Iran's Guardian Council announced the list of approved candidates for the June 18 presidential elections. The seven in the list, leaked earlier this week by Fars News, are almost all conservative or hardline followers.
Although the Guardian Council can disqualify any candidate, Ayatollah Khamenei can ultimately amend the list. While the list has surprised many, the exclusion of former Parliament speaker Ali Larijani, who was seen as a frontrunner and main challenger to Chief Justice Ebrahim Raisi, was expected.
These are the candidates:
Mr Raisi is a hardline conservative and Iran's Chief justice as well as a potential successor to Ayatollah Khamenei. Mr Raisi ran against current Iranian President Hassan Rouhani in 2017, getting only 38 per cent of the votes.
Mr Raisi has said he will be running as an independent, focusing his campaign on fighting poverty and corruption.
Without the presence of Mr Larijani, Mr Raisi is expected to easily win the election.
Amirhossein Ghazizadeh Hashemi
Mr Hashemi is a hardline candidate and the first deputy speaker of the Iranian Parliament. He has been a vocal critic of the broader region's efforts to normalise relations with Israel, as well as diplomatic relations with the west.
Mr Rezaei is a former commander of the Islamic Revolutionary Guard Corps and is currently Secretary of the Expediency Council. The council is in charge of resolving disputes between parliament and the Guardian Council.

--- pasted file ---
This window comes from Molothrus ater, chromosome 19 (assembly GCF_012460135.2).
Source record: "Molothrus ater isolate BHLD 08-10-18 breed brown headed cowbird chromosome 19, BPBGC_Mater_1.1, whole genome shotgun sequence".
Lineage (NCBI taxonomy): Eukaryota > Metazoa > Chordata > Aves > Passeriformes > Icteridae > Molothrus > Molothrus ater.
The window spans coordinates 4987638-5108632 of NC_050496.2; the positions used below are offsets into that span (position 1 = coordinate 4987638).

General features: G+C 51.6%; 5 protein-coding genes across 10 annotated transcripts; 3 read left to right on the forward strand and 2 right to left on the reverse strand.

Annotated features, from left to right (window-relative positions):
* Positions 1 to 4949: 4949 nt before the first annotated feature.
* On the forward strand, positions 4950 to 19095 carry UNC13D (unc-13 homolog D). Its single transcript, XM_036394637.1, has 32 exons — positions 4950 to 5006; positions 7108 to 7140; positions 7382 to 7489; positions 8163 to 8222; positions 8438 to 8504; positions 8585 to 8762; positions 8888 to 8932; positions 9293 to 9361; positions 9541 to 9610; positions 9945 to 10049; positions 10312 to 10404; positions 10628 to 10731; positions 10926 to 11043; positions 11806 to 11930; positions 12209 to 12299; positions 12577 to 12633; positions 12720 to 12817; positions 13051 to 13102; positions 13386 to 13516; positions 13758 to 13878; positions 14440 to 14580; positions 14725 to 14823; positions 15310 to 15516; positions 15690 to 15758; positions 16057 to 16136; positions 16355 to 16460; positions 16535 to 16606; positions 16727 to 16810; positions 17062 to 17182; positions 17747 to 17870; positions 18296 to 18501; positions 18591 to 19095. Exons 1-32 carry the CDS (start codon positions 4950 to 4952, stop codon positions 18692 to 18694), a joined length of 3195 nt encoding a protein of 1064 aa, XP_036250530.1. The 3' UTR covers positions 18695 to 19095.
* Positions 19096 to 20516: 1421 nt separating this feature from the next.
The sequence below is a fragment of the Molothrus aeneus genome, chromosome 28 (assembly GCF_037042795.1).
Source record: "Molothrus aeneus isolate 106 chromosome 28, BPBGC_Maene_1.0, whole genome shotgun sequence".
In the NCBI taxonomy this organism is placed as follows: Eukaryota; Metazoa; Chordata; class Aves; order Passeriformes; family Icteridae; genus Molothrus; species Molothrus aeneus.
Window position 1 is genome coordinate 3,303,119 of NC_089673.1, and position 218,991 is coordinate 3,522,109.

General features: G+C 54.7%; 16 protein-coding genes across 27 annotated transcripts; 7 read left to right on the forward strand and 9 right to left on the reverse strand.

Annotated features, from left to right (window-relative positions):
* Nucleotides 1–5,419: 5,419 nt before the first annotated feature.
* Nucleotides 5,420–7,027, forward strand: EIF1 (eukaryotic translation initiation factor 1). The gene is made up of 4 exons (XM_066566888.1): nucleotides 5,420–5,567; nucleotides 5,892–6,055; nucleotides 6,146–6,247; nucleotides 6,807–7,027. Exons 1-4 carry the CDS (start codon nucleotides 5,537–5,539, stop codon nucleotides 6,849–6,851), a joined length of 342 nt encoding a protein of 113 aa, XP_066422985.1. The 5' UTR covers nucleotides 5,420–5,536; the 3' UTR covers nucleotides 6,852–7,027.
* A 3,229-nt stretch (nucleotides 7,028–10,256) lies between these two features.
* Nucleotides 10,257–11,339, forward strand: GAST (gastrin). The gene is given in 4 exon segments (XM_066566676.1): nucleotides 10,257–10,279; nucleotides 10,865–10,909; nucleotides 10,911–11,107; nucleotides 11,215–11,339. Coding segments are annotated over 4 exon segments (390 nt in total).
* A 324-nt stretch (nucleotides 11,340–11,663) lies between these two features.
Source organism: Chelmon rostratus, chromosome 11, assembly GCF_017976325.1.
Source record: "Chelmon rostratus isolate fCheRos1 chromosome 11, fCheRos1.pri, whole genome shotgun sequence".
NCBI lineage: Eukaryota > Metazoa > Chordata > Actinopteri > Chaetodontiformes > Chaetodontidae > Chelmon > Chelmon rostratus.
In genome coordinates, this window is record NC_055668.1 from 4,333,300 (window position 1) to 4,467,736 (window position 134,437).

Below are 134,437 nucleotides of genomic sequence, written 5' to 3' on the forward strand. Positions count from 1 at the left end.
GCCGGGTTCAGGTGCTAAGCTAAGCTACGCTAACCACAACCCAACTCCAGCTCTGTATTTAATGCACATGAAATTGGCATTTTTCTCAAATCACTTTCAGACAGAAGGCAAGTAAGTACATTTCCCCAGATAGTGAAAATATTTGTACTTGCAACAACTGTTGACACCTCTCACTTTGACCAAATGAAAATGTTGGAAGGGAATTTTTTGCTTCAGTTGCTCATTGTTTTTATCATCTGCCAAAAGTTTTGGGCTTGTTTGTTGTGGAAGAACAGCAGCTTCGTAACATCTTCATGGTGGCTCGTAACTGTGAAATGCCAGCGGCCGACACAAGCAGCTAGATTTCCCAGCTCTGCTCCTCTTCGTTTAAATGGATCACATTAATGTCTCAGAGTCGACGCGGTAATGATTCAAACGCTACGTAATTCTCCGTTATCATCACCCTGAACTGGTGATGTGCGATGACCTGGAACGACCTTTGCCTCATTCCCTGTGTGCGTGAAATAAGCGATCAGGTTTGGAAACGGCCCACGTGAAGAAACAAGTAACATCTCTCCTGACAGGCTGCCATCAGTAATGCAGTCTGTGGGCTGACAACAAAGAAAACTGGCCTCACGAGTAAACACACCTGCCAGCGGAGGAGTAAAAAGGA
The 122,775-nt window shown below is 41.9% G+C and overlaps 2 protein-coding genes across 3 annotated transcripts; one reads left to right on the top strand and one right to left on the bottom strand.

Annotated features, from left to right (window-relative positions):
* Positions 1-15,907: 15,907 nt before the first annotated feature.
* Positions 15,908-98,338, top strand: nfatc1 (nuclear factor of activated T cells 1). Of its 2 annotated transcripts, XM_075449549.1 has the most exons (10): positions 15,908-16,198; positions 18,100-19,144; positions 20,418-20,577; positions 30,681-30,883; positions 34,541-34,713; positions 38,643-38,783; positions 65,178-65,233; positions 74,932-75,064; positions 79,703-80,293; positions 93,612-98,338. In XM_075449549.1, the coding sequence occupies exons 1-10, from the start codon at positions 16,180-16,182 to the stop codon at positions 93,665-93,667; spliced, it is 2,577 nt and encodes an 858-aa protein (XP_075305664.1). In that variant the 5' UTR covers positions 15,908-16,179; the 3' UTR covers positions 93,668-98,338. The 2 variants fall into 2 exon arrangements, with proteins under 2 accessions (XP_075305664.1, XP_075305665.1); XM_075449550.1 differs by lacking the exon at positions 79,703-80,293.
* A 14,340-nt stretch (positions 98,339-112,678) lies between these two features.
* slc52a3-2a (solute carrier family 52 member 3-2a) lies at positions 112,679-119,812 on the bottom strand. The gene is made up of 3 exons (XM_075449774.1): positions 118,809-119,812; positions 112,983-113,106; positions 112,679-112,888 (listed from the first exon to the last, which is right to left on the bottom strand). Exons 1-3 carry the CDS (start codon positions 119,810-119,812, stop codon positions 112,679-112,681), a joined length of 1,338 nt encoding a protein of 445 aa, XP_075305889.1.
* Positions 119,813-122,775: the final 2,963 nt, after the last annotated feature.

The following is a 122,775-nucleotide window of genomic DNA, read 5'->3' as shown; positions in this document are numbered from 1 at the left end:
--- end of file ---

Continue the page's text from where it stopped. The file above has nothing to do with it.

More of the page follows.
Mr Rezaei has run for president a number of times, starting in 2005, but has been unsuccessful each time.
Mr Mehralizadeh has also run for president in the past. In 2005, he ran as a reformist candidate. Mr Mehralizadeh was earlier the Governor of Isfahan province, a part of the Khatami government as a vice president, and also the head of the National Sports Organisation of Iran.
Saeed Jalili, Iran's former nuclear negotiator during the presidency of Ahmadinejad is a hardliner and extremely close to Ayatollah Khamenei. He, along with Mr Raisi, is deemed a front-runner. Mr. Jalili is one of the more outspoken hardliner candidates. He is unlikely to foster diplomatic relations with the West, having promised no compromise over Iran's nuclear programme and its involvement in Syria. Mr Jalili would probably further escalate Iran's stand-off with the US.
Mr Zakani is a senior politician from the more conservative faction of the Principlaict camp. He is also the owner of two news websites. Mr Zakani had previously registered to run for president, but had been disqualified by the Guardian Council.
Mr Hemmati is currently part of the Rouhani administration. He is the central bank governor and considered a reform-minded technocrat. He has overseen Iran's central bank during a time when the economy has been under immense pressure from sanctions. He has been a supporter of the ongoing nuclear negotiations.